The past three Sundays we have been reading from John's Gospel chapter 6. This past Sunday we really start getting to the heart of the matter. It's a great reading, and I really want to go further, but we'll have to wait. For this Sunday's readings, follow this link to the USCCB website.
The Question: How do I prepare to receive the gift of the Eucharist?
In response to murmuring criticism, Jesus emphasizes that eating his Bread leads to eternal life. The Eucharist is therefore "a pledge of the life to come" and "an anticipation of the heavenly glory" (Catechism of the Catholic Church, paragraph 1402). As St. Ingnatius of Antioch wrote in the early second century, we "break the one bread that provides the medicine of immortality, the antidote for death, and the food that makes us live forever in Jesus Christ" (quoted in CCC 1405). The Eucharist is "already the foretaste of the kingdom to come" (CCC 2837), and in the Mass, "we already unite ourselves with the heavenly liturgy and anticipate eternal life, when God will be all in all" (CCC 1326). Because the Eucharist is such a transcendent gift, let us always receive it with the greatest care and devotion. "To respond to this invitation, we must prepare ourselves for so great and so holy a moment. St. Paul urges us to examine our conscience ... Anyone conscious of a grave sin must receive the sacrament of Reconciliation before coming to communion" (CCC 1385).
This is a great question and something that I believe many Catholics don't quite "get." I know I didn't get it for a long time. I don't think I ever understood it as a child and young adult, but as I started coming back to the Church about 8 years ago I noticed something I had never noticed before. Communion wasn't just a symbolic rememberance of the Last Supper, it was a central part of the Mass. And the reason for this was that we believe that the Eucharist is in fact the actual body of Jesus Christ. That revelation gives you a whole new perspective on the Eucharist.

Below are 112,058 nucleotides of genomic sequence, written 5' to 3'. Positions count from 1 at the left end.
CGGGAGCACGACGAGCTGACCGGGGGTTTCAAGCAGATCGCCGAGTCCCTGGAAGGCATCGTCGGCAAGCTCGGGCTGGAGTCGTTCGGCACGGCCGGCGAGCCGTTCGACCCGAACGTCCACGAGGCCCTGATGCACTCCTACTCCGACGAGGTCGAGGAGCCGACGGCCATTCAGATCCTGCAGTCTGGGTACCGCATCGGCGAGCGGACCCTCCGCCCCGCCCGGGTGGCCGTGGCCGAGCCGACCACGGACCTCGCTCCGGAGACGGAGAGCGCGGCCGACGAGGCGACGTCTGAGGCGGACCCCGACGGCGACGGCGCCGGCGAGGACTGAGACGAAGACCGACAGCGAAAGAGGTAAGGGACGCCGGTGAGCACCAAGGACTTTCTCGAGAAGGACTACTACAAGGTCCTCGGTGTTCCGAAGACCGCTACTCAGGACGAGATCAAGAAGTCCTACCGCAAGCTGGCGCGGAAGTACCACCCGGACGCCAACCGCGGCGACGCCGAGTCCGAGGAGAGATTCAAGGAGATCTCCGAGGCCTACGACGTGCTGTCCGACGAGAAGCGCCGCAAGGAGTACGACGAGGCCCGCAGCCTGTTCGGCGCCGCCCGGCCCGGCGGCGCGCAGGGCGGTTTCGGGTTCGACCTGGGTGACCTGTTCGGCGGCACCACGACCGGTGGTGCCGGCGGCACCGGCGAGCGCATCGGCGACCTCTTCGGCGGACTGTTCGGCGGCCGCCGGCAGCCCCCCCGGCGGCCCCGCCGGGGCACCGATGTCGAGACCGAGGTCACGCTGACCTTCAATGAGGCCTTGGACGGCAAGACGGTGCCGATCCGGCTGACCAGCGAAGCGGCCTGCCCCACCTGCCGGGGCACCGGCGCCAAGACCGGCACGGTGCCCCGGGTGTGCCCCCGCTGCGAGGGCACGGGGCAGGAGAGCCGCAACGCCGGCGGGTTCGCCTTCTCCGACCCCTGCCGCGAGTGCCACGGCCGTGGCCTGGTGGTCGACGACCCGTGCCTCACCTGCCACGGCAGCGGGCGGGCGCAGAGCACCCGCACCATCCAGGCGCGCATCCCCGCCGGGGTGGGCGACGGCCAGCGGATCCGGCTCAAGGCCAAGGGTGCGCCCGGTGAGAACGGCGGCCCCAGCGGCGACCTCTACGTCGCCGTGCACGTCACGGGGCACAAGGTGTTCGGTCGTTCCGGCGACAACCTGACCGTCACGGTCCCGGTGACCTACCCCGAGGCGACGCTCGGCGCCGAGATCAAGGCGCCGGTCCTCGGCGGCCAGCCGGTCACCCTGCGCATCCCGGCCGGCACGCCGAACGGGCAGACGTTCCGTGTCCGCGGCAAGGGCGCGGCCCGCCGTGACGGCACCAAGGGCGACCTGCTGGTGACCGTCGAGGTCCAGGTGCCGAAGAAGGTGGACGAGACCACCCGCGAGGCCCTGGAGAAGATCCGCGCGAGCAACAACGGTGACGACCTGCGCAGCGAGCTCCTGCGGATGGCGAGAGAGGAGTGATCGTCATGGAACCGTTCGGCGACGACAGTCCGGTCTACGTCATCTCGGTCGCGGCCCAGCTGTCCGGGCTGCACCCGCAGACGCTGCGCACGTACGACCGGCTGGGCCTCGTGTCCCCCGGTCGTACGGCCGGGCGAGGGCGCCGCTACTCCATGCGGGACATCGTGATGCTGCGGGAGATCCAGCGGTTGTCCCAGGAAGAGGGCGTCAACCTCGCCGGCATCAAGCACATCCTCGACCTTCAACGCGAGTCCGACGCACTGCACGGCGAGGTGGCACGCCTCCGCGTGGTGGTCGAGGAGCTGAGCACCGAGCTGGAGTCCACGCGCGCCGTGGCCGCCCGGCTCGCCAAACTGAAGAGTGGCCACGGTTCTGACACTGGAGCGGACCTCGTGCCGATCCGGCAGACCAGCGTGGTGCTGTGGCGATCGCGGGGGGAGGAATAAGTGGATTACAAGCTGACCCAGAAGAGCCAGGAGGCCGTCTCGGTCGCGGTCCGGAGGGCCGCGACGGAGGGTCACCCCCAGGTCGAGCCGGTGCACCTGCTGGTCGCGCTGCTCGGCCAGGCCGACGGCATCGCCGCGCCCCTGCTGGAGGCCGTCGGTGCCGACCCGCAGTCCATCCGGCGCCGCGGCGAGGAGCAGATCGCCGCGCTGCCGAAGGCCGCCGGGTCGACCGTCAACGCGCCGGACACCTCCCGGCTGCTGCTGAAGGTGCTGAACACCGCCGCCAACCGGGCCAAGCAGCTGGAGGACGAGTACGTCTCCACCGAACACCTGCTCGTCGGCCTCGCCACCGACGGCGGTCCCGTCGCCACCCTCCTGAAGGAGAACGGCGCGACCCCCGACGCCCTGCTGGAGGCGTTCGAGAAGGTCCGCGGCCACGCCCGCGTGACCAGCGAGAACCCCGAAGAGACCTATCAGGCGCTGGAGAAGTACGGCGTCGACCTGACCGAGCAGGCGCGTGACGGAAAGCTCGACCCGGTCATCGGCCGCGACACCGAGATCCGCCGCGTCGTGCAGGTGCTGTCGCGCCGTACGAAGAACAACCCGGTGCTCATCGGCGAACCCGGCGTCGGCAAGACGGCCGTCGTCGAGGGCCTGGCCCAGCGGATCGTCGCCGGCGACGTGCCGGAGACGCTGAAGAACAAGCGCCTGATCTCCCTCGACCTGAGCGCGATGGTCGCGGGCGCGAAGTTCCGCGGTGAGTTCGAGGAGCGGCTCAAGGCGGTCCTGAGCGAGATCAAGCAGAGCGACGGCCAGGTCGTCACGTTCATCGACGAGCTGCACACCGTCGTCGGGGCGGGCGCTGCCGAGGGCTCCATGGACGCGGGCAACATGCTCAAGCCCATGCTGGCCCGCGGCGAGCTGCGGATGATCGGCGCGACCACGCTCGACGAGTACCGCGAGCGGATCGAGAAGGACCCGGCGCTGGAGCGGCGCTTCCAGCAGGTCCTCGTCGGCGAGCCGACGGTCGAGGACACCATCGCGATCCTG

At some point in my journey back to the Church I discovered the amazing words of John's 6th chapter in his Gospel. Jesus talks in parables so often, but not this time. He meant the words he said: He is the bread and his blood is the wine, and we can not have eternal life without Him. And when those around Him grumble that this can't be true, he sticks to his words. That's how this particular Gospel reading starts, with the Jews murmuring about Jesus' claims, they don't understand what he is saying. How could they? They are supposed to eat him, how can that be! It's a great mystery that we experience each and every time we attend Mass.
So, knowing that we are receiving the actual body and blood of our Lord when we come forward for the Eucharist, it is important that we prepare ourselves. I always feel best receiving the Eucharist when I have recently received the sacrament of Reconciliation.
Prayer is also important, of course. I have recently started trying to focus my prayer better before Mass begins, before receiving the Eucharist, and after receiving the Eucharist. Before Mass I focus on prayers of thanksgiving as well as asking God to open my heart and mind to listen to the readings and homily presented that day. Before Communion I have found it helpful to again be thankful and to ask for God's mercy that I may receive the body and blood of His Son worthily. Keeping this in mind has become important to my preparation for receiving the Eucharist. After receiving the Eucharist I spend my prayer time thanking God again for all his goodness. In addition I take many prayers to Him that are on my heart while he is so incredibly present in my body.
What a gift the Eucharist is!! It's no wonder it is the "Source and Summit" of our faith. The whole of John 6 is a testimony to the importance of this in our faith.
Finally, a friend recently sent me this incredible video and it is such a beautiful illustration of exactly what this "Following the Message" question is all about. So I share it with you here:
Now your turn: How do you prepare to receive the gift of the Eucharist?
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